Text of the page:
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Aug 302010 Gossip
Growth is slowing in the European hair care market as consumers are looking to pare down their beauty regime, making styling products less popular.
The market was valued at $19.63bn (€15.3bn) in 2009 and is expected to grow to $21.63bn by 2014, a compound annual growth rate of 2 per cent, according to Datamonitor figures.

This compares well to the drop in the market that is expected in the US over the same time period but falls short of the compound annual growth rate of 4.5 per cent expected in Asia Pacific.
However, as the European market includes Russia and a number of other developing markets, the growth figures hide a more complicated picture.
“Growth in the Russian market over the time period 2004 – 2014 is expected to be 78 per cent, compared to 4 per cent in France, although this is of course from a low base,” explained analyst Mark Whalley.

Styling products suffering
For the more developed European markets of France, Germany and the UK, growth is slowing and it is styling products in particular that appear to be suffering.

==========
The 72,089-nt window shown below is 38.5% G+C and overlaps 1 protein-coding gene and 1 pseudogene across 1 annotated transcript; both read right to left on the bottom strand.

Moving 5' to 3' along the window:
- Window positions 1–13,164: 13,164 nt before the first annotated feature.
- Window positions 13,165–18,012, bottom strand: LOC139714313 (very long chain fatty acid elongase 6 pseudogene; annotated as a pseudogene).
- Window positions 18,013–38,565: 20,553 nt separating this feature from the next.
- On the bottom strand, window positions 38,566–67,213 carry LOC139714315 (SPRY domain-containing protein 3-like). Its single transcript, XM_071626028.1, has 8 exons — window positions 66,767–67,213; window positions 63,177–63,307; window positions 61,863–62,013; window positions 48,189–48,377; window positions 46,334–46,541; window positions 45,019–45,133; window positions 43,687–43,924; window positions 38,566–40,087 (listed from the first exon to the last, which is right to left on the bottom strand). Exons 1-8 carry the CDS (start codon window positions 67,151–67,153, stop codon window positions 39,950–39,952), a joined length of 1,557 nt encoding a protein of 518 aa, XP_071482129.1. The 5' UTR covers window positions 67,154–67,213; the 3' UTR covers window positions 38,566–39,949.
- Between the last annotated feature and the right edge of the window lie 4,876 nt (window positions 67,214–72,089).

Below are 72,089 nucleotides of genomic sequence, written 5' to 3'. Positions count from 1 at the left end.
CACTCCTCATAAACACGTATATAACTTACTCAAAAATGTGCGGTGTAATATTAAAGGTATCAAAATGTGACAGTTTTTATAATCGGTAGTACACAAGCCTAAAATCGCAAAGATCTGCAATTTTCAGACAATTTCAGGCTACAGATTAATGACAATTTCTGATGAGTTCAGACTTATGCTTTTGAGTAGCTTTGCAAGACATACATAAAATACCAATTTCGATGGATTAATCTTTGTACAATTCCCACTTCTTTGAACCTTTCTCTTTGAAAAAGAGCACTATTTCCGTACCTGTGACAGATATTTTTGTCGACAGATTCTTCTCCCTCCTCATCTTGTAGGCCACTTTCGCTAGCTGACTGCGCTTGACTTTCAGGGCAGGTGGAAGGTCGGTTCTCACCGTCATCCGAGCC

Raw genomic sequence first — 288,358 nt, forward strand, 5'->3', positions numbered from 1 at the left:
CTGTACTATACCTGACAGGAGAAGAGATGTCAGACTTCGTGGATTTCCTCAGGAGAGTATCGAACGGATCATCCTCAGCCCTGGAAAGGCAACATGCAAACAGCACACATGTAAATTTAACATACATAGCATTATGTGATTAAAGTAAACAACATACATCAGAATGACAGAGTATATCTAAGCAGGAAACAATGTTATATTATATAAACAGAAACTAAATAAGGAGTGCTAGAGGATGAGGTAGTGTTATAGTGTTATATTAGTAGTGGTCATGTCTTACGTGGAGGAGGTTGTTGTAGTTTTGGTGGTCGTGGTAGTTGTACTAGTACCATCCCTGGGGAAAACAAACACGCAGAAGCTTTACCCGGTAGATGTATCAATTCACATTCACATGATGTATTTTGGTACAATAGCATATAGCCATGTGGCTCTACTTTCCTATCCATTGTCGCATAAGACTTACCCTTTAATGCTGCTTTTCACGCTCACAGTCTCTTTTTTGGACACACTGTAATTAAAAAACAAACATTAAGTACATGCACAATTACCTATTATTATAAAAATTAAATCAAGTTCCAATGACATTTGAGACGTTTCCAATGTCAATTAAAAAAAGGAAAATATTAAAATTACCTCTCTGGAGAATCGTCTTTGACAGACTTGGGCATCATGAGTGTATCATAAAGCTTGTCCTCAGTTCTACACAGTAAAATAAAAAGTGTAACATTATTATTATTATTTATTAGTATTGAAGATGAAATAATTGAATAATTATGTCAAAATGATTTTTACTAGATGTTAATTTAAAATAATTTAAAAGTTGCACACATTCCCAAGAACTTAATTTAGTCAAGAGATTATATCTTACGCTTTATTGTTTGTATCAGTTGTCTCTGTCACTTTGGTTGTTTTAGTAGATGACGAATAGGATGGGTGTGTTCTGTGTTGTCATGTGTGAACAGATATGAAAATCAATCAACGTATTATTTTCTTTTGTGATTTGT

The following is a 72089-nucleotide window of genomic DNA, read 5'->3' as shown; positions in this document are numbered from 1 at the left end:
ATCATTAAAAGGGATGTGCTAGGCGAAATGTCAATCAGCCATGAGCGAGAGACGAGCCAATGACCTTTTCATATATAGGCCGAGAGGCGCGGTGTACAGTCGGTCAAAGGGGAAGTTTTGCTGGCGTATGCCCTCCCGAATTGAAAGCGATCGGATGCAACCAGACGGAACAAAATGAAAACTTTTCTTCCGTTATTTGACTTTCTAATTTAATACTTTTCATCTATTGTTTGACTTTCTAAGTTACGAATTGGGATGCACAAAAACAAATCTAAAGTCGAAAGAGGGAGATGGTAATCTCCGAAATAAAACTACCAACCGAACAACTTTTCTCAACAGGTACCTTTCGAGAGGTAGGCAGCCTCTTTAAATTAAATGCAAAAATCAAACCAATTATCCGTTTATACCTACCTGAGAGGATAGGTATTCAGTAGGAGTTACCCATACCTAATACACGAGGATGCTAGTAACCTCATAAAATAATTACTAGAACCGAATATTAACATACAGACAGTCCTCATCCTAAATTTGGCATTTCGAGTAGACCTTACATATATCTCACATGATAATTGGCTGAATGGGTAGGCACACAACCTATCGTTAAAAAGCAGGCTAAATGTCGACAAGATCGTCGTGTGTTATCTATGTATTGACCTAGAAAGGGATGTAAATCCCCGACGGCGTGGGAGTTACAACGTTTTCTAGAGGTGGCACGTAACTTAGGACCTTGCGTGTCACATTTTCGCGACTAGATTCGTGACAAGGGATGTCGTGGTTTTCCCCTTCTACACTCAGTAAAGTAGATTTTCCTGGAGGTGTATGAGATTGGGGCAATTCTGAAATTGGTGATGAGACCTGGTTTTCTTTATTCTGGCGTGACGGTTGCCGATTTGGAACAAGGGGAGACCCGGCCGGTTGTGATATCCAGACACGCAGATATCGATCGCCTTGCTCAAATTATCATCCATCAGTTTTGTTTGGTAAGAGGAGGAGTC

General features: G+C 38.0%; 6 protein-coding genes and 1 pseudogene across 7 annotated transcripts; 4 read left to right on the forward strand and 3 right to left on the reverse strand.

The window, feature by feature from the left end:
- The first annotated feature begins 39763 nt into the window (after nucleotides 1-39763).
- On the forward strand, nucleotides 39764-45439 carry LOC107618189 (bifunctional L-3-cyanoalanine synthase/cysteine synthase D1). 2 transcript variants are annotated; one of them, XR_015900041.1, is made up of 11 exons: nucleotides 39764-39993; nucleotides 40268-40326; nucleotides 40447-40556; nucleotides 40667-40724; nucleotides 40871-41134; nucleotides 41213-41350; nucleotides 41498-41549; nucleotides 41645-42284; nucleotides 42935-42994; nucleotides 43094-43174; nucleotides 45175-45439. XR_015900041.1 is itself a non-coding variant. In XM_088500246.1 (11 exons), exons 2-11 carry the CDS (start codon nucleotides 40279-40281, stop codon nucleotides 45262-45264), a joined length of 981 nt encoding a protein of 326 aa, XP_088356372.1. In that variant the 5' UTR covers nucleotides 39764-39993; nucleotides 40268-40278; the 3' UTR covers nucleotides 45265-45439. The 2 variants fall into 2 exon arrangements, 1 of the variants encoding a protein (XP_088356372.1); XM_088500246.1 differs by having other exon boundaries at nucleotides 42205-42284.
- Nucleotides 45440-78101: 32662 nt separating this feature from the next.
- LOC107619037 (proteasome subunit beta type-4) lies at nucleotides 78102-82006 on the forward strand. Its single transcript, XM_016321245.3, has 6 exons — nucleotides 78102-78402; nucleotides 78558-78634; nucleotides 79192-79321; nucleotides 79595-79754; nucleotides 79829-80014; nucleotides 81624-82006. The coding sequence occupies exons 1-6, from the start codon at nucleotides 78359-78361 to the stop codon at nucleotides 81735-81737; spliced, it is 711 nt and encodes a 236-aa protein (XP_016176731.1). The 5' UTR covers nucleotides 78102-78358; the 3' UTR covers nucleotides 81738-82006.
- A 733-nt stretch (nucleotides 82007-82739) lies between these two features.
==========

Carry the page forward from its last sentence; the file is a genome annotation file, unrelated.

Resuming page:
Whalley told CosmeticsDesign-Europe.com that this is likely to be due to the current fashion for a more natural look, rendering products such as hairspray, mousse and gel, less necessary.
Although these products appear to be taking a knock, the analyst said effects such as this are often related to fashion and this class of products may well take off again in the future.
“The nature of this market tends to work in short term, it could be well be the case in five years that everyone goes backs to highly gelled looks,” he said.
Looking at areas of potential growth, Whalley highlighted that, as in many other sectors of the personal care and cosmetics market, it was the natural and organic trend that offers the biggest promise.
According to Datamonitor figures the Europe, Asia Pacific and US hair care markets amounted to $40.1bn in 2009, up from $34.37bn in 2004.
The compound annual growth rate for this period which stands at 3.1 per cent is expected to slow to 2.4 per cent for the period 2009 – 2014.
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